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Spilling the tea on Drexel’s co-op to class transition | The Triangle
Opinion

Spilling the tea on Drexel’s co-op to class transition

Photo by Evie Touring | The Triangle

“Did you like being on co-op more or being in classes?”

“So, you don’t take any college classes during half of the year?”

“Are you going to continue working at your co-op company and drop out of college now?”

We Drexel students are faced with a myriad of questions from people who do not understand the co-op system or are sparsely aware of how co-op and class transitions happen. I was curious too when I started Drexel – I remember bombarding an upperclassman friend of mine with a ton of questions until I had clarity. Allow me to draw examples from my experiences to clearly describe how it feels to jump back and forth between classes and co-op.

It is almost noon and I finally get a chance to catch a breath, solely because one of my morning classes ended early today. One month ago, I would have had daily standup meetings with my team at exactly this time. It is strange how my life a month ago has been completely replaced by a new one. This is not just me; this story is universal to every Drexel student who studies within a curriculum including co-ops.

For someone with a plan of study like mine, the first co-op begins right after freshman year ends. I am an international student, who came to the United States all the way from India and as soon as I started to get the hang of college – boom! It is not the same anymore; I went  through a transition from classes to co-op shortly after the gigantic transition from high school to college. I personally did not hate it, but overall, this can get quite challenging for some people.

At first, students go from turning in assignments every week, to discussing weekly progress with a  manager on a weekly basis. It is very different. The noteworthy point here is that starting a co-op is still a smooth process, especially if students find a good place to work at, like I did. But, the difficulty arises when you have to go back to classes. Becoming accustomed to a corporate environment can be challenging, because there are many rules and regulations, and most importantly, you welcome some true elements of adulting in your life. You are not expected to act like a kid, which you could possibly do in college with convenience. This is not how it is at the workplace. You are always expected to be responsible and accountable for your actions and what you do affects other people on a larger scale. This is something you generally never experience during your college education. After going through this metamorphosis, it feels strange to go back to classes. Some people have more time for themselves as they come back to classes, while others also complain about not having time for leisure even on weekends. Most importantly, there is no break between the end of the co-op and beginning of the classes – which is bizarre. I did not have a spring break; my last working day was a Friday and I resumed classes the following Monday. Due to this, I began the quarter exhausted, and as I approach midterms, I feel how much I needed a spring break back then.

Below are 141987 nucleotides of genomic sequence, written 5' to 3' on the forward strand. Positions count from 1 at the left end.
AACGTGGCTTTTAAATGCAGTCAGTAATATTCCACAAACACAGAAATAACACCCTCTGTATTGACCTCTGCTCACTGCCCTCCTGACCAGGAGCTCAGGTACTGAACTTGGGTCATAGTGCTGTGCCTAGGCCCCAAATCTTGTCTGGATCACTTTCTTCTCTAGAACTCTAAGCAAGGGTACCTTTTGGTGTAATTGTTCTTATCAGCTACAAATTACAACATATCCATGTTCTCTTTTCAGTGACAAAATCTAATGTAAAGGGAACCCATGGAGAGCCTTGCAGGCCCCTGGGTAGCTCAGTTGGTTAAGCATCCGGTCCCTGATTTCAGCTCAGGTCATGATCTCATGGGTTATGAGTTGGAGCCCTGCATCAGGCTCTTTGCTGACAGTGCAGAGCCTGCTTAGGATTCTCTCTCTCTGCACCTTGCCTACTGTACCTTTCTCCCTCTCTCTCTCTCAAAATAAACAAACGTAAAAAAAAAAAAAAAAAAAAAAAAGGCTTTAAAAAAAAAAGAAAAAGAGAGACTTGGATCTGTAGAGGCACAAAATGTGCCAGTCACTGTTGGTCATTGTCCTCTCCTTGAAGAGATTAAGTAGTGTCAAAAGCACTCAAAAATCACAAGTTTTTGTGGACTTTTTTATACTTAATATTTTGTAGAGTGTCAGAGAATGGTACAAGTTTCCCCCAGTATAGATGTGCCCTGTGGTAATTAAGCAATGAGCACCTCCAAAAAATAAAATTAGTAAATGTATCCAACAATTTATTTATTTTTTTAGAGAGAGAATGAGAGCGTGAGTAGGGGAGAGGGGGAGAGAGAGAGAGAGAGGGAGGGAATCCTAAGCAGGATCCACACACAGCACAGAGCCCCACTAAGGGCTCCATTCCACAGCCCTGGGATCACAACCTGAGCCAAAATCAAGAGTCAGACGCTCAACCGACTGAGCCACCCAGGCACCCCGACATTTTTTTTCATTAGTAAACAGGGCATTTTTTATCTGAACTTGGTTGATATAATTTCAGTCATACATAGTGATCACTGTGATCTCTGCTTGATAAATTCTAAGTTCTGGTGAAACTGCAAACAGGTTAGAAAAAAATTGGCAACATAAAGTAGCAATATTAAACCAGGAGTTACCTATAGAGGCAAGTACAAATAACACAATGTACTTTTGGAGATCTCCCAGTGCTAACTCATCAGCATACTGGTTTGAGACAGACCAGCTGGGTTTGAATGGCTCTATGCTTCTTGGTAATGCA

However, I believe that being prepared for the unexpected is quite a life skill, and I certainly picked it up recently. Things would never be predictable, whether in your career or life in general. So, I see this as something that is instilling endurance in me. Each time I meet Drexel alumni, most of them thank the co-op process for giving them a professional edge over people who graduated without undergoing cooperative education. The co-op system is pretty much Drexel’s biggest selling point, and although it compels you to push your limits, I believe it largely enriches the college experience.